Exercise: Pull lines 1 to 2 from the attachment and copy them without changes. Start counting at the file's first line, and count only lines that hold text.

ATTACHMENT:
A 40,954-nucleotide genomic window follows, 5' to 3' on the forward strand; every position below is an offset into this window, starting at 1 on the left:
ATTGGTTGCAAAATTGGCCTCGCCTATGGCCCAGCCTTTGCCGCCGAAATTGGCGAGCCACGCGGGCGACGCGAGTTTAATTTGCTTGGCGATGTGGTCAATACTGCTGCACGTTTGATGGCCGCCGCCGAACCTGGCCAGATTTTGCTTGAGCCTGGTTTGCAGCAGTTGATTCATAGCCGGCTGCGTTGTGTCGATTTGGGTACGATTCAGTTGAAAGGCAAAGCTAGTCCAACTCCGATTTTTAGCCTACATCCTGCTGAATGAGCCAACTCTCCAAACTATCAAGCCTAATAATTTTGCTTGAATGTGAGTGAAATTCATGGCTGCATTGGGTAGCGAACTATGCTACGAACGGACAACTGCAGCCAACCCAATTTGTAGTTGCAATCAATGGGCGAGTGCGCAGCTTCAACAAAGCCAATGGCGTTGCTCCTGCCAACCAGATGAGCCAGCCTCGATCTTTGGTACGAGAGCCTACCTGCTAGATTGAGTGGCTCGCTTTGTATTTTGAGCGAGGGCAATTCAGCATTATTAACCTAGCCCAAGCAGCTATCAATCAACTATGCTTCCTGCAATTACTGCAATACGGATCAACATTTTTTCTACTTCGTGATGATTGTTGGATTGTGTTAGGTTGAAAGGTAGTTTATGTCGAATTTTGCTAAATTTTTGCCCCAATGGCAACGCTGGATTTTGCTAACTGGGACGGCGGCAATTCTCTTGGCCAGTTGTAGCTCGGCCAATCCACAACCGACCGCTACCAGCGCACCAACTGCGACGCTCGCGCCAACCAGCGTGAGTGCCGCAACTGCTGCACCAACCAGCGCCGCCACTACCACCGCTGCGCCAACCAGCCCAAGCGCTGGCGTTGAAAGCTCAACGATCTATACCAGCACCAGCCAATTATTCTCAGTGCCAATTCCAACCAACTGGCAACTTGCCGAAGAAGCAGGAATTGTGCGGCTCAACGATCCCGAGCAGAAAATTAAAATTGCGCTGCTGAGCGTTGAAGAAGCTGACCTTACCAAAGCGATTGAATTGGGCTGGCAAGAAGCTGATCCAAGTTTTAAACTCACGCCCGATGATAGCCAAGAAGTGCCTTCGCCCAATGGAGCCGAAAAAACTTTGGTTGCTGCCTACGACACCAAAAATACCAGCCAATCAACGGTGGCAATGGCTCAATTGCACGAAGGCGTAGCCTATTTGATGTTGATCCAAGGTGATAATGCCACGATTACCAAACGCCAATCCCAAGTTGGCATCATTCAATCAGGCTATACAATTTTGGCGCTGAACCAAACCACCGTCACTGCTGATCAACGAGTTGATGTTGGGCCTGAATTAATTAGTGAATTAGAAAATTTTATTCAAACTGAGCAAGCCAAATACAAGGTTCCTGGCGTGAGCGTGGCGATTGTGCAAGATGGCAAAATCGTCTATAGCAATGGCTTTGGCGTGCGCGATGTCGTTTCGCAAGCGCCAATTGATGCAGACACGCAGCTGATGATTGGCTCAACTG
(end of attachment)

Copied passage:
A 40,954-nucleotide genomic window follows, 5' to 3' on the forward strand; every position below is an offset into this window, starting at 1 on the left:
ATTGGTTGCAAAATTGGCCTCGCCTATGGCCCAGCCTTTGCCGCCGAAATTGGCGAGCCACGCGGGCGACGCGAGTTTAATTTGCTTGGCGATGTGGTCAATACTGCTGCACGTTTGATGGCCGCCGCCGAACCTGGCCAGATTTTGCTTGAGCCTGGTTTGCAGCAGTTGATTCATAGCCGGCTGCGTTGTGTCGATTTGGGTACGATTCAGTTGAAAGGCAAAGCTAGTCCAACTCCGATTTTTAGCCTACATCCTGCTGAATGAGCCAACTCTCCAAACTATCAAGCCTAATAATTTTGCTTGAATGTGAGTGAAATTCATGGCTGCATTGGGTAGCGAACTATGCTACGAACGGACAACTGCAGCCAACCCAATTTGTAGTTGCAATCAATGGGCGAGTGCGCAGCTTCAACAAAGCCAATGGCGTTGCTCCTGCCAACCAGATGAGCCAGCCTCGATCTTTGGTACGAGAGCCTACCTGCTAGATTGAGTGGCTCGCTTTGTATTTTGAGCGAGGGCAATTCAGCATTATTAACCTAGCCCAAGCAGCTATCAATCAACTATGCTTCCTGCAATTACTGCAATACGGATCAACATTTTTTCTACTTCGTGATGATTGTTGGATTGTGTTAGGTTGAAAGGTAGTTTATGTCGAATTTTGCTAAATTTTTGCCCCAATGGCAACGCTGGATTTTGCTAACTGGGACGGCGGCAATTCTCTTGGCCAGTTGTAGCTCGGCCAATCCACAACCGACCGCTACCAGCGCACCAACTGCGACGCTCGCGCCAACCAGCGTGAGTGCCGCAACTGCTGCACCAACCAGCGCCGCCACTACCACCGCTGCGCCAACCAGCCCAAGCGCTGGCGTTGAAAGCTCAACGATCTATACCAGCACCAGCCAATTATTCTCAGTGCCAATTCCAACCAACTGGCAACTTGCCGAAGAAGCAGGAATTGTGCGGCTCAACGATCCCGAGCAGAAAATTAAAATTGCGCTGCTGAGCGTTGAAGAAGCTGACCTTACCAAAGCGATTGAATTGGGCTGGCAAGAAGCTGATCCAAGTTTTAAACTCACGCCCGATGATAGCCAAGAAGTGCCTTCGCCCAATGGAGCCGAAAAAACTTTGGTTGCTGCCTACGACACCAAAAATACCAGCCAATCAACGGTGGCAATGGCTCAATTGCACGAAGGCGTAGCCTATTTGATGTTGATCCAAGGTGATAATGCCACGATTACCAAACGCCAATCCCAAGTTGGCATCATTCAATCAGGCTATACAATTTTGGCGCTGAACCAAACCACCGTCACTGCTGATCAACGAGTTGATGTTGGGCCTGAATTAATTAGTGAATTAGAAAATTTTATTCAAACTGAGCAAGCCAAATACAAGGTTCCTGGCGTGAGCGTGGCGATTGTGCAAGATGGCAAAATCGTCTATAGCAATGGCTTTGGCGTGCGCGATGTCGTTTCGCAAGCGCCAATTGATGCAGACACGCAGCTGATGATTGGCTCAACTG